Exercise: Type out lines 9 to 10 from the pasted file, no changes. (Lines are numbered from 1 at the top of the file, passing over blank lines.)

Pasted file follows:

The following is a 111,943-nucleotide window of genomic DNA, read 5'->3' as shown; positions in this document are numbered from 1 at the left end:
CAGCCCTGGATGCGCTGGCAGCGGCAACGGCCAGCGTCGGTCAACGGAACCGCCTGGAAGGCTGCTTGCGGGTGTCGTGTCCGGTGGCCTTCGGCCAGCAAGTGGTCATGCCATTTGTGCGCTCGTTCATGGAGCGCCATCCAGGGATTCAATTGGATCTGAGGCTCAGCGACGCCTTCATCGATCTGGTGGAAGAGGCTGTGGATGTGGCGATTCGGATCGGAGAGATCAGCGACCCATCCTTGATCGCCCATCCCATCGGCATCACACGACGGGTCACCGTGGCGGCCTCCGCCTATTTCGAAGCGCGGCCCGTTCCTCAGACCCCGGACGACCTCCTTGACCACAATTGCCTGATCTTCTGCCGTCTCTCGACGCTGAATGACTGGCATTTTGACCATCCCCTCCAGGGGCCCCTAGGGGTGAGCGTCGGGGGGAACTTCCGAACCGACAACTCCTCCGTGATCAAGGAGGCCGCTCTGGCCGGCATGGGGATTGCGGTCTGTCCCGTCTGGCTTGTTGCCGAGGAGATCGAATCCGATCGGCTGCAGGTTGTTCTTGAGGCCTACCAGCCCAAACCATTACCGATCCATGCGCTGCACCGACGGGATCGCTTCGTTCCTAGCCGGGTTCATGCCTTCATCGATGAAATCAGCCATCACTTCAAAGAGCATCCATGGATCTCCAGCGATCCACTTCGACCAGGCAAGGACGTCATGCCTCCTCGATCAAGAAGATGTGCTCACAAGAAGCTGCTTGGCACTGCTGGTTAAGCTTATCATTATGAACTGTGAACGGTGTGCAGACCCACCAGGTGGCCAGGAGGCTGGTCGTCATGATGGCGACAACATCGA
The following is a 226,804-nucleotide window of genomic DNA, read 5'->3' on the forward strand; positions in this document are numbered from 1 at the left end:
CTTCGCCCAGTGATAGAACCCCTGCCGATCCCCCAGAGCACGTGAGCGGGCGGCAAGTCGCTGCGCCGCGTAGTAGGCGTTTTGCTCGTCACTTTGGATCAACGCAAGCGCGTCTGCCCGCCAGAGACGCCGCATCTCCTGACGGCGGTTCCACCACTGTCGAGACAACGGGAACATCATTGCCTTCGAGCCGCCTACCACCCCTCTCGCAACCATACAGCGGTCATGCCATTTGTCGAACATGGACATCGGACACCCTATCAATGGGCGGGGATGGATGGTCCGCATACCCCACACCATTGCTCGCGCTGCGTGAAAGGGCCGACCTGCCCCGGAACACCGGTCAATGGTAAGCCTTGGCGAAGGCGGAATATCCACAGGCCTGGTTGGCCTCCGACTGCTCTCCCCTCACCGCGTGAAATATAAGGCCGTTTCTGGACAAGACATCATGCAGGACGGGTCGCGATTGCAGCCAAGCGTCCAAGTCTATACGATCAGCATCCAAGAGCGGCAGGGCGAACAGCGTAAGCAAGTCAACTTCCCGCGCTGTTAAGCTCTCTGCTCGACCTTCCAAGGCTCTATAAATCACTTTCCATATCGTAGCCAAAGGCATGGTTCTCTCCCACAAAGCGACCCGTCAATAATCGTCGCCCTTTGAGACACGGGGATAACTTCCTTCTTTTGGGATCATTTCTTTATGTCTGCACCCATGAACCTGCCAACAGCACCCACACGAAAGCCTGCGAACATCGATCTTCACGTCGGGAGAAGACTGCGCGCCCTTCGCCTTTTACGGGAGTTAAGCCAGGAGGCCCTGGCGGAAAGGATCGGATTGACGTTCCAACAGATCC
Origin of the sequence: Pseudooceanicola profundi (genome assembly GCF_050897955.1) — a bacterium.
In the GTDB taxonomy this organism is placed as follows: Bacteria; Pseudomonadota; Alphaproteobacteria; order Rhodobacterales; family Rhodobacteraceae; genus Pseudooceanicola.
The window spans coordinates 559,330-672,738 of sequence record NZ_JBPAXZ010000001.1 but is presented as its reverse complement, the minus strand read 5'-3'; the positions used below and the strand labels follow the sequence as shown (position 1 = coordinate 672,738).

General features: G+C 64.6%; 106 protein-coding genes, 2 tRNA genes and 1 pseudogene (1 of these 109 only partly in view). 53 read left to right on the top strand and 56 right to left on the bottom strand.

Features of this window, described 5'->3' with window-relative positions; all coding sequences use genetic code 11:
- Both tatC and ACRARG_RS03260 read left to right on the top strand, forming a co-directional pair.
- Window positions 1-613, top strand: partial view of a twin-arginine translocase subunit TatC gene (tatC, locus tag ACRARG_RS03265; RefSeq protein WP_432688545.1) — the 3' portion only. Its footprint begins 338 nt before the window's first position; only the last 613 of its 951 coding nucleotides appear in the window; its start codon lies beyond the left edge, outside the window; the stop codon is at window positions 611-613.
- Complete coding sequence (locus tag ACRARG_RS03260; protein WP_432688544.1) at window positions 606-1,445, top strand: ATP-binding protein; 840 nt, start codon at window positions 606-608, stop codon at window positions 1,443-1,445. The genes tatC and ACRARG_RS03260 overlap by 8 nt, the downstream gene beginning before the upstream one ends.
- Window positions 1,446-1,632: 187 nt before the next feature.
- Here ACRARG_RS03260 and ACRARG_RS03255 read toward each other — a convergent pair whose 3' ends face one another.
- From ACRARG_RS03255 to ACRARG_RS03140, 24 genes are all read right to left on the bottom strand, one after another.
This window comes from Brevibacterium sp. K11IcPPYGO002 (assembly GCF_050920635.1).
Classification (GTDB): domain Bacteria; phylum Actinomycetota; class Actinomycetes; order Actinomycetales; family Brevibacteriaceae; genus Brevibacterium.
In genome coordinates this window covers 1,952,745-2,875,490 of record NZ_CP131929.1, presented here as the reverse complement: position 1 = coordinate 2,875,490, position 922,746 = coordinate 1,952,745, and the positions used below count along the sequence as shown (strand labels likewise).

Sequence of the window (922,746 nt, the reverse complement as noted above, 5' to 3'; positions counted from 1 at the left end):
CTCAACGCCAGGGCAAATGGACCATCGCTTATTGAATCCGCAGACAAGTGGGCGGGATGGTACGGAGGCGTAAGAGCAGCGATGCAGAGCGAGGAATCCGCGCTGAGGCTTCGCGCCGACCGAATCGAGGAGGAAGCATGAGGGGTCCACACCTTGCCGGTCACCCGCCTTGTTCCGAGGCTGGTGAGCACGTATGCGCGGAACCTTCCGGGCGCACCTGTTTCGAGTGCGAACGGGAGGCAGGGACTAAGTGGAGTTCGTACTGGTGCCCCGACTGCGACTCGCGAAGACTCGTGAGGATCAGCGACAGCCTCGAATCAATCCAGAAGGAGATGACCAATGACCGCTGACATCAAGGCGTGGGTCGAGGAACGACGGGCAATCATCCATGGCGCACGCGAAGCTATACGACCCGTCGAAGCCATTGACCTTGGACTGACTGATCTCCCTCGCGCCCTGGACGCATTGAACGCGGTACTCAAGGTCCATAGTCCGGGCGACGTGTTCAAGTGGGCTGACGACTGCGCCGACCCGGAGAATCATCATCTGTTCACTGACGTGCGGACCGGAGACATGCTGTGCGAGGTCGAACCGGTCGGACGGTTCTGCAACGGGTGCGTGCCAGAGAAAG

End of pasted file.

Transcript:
Features of this window, described 5'->3' with window-relative positions; all coding sequences use genetic code 11:
- Both tatC and ACRARG_RS03260 read left to right on the top strand, forming a co-directional pair.